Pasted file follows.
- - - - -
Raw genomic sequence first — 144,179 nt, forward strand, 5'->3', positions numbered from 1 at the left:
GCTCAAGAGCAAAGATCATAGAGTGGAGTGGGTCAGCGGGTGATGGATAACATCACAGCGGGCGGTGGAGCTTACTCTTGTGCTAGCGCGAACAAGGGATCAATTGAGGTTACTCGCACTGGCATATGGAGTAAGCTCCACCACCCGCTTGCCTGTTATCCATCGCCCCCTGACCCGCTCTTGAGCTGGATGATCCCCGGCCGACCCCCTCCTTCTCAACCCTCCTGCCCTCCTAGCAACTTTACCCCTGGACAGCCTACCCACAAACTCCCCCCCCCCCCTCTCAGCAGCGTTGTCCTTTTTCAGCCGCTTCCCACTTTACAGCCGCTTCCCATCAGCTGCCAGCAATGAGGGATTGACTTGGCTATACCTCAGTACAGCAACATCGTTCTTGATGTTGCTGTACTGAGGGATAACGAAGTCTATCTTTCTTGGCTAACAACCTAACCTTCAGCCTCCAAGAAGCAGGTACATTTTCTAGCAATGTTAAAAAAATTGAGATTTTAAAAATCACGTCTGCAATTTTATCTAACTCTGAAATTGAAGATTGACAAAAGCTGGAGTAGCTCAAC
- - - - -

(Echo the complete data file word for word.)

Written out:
Raw genomic sequence first — 144,179 nt, forward strand, 5'->3', positions numbered from 1 at the left:
GCTCAAGAGCAAAGATCATAGAGTGGAGTGGGTCAGCGGGTGATGGATAACATCACAGCGGGCGGTGGAGCTTACTCTTGTGCTAGCGCGAACAAGGGATCAATTGAGGTTACTCGCACTGGCATATGGAGTAAGCTCCACCACCCGCTTGCCTGTTATCCATCGCCCCCTGACCCGCTCTTGAGCTGGATGATCCCCGGCCGACCCCCTCCTTCTCAACCCTCCTGCCCTCCTAGCAACTTTACCCCTGGACAGCCTACCCACAAACTCCCCCCCCCCCCTCTCAGCAGCGTTGTCCTTTTTCAGCCGCTTCCCACTTTACAGCCGCTTCCCATCAGCTGCCAGCAATGAGGGATTGACTTGGCTATACCTCAGTACAGCAACATCGTTCTTGATGTTGCTGTACTGAGGGATAACGAAGTCTATCTTTCTTGGCTAACAACCTAACCTTCAGCCTCCAAGAAGCAGGTACATTTTCTAGCAATGTTAAAAAAATTGAGATTTTAAAAATCACGTCTGCAATTTTATCTAACTCTGAAATTGAAGATTGACAAAAGCTGGAGTAGCTCAAC